SWEEPING MEASURES OF POPE'S NEW DEAL
FROM. ALAN McELWAIN IN ROME
IN his sweeping changes in the Roman Curia Pope Paul reveals his long ex perience (he spent more than 30 years in the Vatican Secretariat of State) and frustrations with the Church's governing body which, down the years, has become increasingly autocratic, self-centred, "Italianate" and out of step with the changing world.
He will give vast new authority to his Secretary of State and create the first Vatican "Foreign Ministry" and "Ministry of Finance". Life-time appointments to top Curia posts will be virtually abolished. The heads of Sacred Congregations will be ippointed for five-year terms, and will resign when a Pope dies.
The 11,000-word document Regimini Ecclesiae Universae (to the Government of the Universal Church) is dated on the Feast of the Assumption, but will operate from January 1 after publication of orders putting its changes into effect. [Fuller details on Page 2.] No matter from what angle one views the reforms, the overriding fact is that at long, long last a Pope has laid hold on the Curia's archaic frame and given it the shake-up it so desperately required if it was to help run that Church in the Modern World upon which the Vatican Council placed such strong emphasis. The Curia is to be streamlined, modernised, and reinvigorated.
In applying his broom to cobwebs and his oilcan to rusty machinery, Pope Paul has also made things easier for his successors by limiting top appointments to five years or to a Pope's lifetime. His successors will be in a position to choose new teams of their own.
He is doing away, too, with careerism within the Curia. No longer will curialists with absolutely no experience outside the Curia be able to tell pastoral bishops how to go about their business. All future members of Sacred Congregations must have had "pastoral experience in the care of souls in the field."
The Curia, too, is to be more and more "internationalised", so that it will have upon it minds that can equate the Universal Church as a whole, not merely as a branch of the Roman autocracy.
Pope Paul made the first practical move to this end a week ago, when he announced that bishops from throughout the world, chosen on merit, were to serve on the Sacred Congregations, until now headed exclusively by cardinals.
Hitherto, Pope Paul himself has been the head of three important Congregations Doctrine of the Faith (formerly the Holy Office). Oriental Churches and Consistory (now to be called Congregations of the Bishops.) Under the reforms, he will drop out of these so that all congregations will be on the same juridical level.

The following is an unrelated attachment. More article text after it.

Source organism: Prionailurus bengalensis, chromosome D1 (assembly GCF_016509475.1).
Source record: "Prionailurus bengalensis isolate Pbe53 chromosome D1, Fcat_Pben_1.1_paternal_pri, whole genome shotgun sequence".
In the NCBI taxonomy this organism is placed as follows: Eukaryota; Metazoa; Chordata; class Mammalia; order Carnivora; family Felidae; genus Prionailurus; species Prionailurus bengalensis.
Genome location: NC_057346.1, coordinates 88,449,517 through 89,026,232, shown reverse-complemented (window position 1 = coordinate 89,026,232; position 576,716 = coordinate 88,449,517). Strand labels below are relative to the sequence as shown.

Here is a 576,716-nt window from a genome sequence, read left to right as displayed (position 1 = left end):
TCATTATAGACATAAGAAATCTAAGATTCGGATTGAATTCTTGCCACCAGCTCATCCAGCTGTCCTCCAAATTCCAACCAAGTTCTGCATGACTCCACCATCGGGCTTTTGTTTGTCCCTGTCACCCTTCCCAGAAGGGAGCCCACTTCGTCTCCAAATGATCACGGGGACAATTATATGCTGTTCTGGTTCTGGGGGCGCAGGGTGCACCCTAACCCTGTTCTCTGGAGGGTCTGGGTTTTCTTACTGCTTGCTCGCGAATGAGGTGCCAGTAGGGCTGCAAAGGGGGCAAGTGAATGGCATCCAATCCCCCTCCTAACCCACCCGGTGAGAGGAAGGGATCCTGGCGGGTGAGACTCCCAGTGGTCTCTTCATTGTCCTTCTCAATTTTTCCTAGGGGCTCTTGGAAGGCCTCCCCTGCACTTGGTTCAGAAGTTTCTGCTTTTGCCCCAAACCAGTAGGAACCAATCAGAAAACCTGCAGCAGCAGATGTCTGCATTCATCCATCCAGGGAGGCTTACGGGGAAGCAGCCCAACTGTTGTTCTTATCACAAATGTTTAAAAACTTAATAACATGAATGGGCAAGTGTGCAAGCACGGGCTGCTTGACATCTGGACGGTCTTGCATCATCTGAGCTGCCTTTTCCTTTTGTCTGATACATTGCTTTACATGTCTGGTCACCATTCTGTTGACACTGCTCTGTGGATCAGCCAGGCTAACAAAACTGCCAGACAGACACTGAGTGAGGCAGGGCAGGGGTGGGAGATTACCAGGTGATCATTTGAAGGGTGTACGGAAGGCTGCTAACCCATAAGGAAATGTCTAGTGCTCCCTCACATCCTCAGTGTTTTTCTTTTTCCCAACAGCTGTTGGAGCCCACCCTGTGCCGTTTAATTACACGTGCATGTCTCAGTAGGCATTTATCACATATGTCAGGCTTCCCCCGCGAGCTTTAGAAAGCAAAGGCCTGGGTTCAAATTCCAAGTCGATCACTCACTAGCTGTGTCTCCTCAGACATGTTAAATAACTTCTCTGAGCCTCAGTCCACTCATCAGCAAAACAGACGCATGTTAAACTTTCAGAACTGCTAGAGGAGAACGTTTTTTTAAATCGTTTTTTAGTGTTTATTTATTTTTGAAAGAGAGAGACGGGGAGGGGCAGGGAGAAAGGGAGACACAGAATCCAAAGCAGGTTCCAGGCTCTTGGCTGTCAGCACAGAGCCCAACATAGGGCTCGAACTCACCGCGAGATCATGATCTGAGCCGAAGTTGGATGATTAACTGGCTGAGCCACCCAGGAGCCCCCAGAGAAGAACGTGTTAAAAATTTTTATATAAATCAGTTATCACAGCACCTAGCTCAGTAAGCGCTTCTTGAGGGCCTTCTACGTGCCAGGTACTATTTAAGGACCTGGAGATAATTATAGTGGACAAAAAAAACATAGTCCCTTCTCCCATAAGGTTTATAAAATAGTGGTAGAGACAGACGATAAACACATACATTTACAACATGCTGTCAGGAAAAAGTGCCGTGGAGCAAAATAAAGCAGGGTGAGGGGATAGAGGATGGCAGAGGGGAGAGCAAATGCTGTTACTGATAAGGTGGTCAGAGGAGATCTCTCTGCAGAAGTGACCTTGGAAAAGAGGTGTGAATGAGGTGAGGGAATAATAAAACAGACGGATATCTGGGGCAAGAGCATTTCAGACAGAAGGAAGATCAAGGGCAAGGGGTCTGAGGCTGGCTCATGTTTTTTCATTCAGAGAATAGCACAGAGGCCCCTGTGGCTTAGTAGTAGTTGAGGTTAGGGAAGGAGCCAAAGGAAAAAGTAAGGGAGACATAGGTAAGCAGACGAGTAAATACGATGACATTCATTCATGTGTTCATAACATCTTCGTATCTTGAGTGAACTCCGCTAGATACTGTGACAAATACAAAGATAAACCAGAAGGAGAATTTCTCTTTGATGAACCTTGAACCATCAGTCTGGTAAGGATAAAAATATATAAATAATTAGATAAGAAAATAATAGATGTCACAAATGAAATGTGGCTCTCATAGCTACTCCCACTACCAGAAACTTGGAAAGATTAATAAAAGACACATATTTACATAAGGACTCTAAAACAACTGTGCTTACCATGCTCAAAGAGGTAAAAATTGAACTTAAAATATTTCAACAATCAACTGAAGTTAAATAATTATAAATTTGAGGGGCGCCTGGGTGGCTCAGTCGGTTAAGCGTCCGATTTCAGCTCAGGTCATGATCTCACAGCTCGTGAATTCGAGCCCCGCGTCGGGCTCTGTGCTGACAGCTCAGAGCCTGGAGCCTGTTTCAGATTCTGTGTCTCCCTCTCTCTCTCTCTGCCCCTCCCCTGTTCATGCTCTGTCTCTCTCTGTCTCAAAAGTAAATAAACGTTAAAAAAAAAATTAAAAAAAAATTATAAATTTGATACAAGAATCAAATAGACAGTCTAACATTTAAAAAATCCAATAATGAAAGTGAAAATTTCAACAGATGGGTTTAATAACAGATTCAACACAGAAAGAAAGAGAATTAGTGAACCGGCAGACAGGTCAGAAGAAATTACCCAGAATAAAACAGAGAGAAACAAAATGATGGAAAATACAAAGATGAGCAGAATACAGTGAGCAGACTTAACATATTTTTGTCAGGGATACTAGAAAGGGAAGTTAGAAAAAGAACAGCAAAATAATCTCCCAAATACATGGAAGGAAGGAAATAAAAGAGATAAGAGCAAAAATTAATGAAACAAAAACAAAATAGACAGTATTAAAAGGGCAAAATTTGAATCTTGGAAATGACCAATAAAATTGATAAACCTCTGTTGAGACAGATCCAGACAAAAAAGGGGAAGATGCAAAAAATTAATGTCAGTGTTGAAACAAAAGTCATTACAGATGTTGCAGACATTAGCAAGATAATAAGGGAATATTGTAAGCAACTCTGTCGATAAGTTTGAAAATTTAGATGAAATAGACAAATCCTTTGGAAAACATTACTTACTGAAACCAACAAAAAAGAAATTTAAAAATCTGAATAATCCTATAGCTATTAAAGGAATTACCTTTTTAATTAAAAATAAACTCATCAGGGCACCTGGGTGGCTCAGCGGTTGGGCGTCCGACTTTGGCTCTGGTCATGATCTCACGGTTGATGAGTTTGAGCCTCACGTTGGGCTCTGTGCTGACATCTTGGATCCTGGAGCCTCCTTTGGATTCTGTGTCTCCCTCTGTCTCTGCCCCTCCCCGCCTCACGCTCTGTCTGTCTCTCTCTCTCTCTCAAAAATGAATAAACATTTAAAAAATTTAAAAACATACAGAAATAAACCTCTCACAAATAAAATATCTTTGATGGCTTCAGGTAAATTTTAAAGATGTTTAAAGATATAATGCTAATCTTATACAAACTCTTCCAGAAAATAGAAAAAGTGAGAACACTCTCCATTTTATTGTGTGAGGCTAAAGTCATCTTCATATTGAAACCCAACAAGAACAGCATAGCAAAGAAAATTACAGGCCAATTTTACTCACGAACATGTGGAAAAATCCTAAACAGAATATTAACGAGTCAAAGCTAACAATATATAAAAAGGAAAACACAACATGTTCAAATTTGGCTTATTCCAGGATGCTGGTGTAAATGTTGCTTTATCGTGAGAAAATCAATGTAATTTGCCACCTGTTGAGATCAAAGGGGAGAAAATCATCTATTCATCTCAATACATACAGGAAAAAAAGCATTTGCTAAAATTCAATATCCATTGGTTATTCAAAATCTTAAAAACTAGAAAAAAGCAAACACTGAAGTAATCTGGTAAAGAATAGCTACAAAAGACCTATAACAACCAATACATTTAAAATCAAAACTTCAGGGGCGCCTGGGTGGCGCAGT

He has also made the Cardinal Secretary of State second only to himself, and will leave it to him to settle disputes among the Congregations and generally to supervise things on his behalf.
There is to be speed and efficiency in dealing with matters between the Curia and the Church outside Rome. For the first time, the compulsory use of Latin (a trial to many a bishop) in letters between Vatican and Bishops has been cut out and henceforth the vernacular will be permitted.
The Curia Is instructed to answer letters promptly. Bishops are also instructed to follow suit, with a gentle reminder that some letters sent to them during the Ecumenical Council were answered months later and some weren't answered at all.
Heading innovations among the proposed reforms is the creation of a new "Foreign Ministry," which will deal with foreign governments and maintain diplomatic relations tasks at present carried out by the Secretariat of state, which in future will be the Pope's personal secretariat.
The setting up of the "Foreign Ministry" emphasises the increasingly important role of the Vatican in international affairs, especially since Pope Paul assumed the role of "mediator" in international disputes and also that of the "Apostle of Peace."
The creation of a "Finance Ministry" (the Prefecture of Economic Affairs.) is long overdue. Vatican finances have long been one of the Holy See's top mysteries, and control of them has been haphazardly dispersed — something which is known to have worried Pope Paul ever since he took office.
Now the Finance Ministry will prepare an annual budget for the Church, audit Vatican accounts and check over the financial side of proposed Holy See activities.
Conceivably, in future the Pope, like any bank customer, will be able to ask for his balance—and get it promptly.
Facts and figures
There is also to be a Vatican Statistical Office, which will provide the Church everywhere with basic facts and figures. It is even to have an up-to-date cuttings service.
This could be the beginnings of an effective Vatican Press relations service — something which it so lamentably lacks at a time when it most needs it.
The new deal for clergy proposed among the reforms may help to give fresh spirit to many depressed priests at a time when the Church is extremely worried by the mounting fall-out from the clergy ranks and a corresponding fall-off in seminarians. It also emphasises the importance Pope Paul attaches to pastoral activities.
This first great shake-up of the Curia since it was founded by Pope Sixtus VI in 1855 may not satisfy all critics, but it has all the makings. Much will now depend on the .men who get the jobs. and, of course, on the man who, having launched the reforms, must see them through—Pope Paul VI.
Editorial Comment—P.4: Further Details—P.2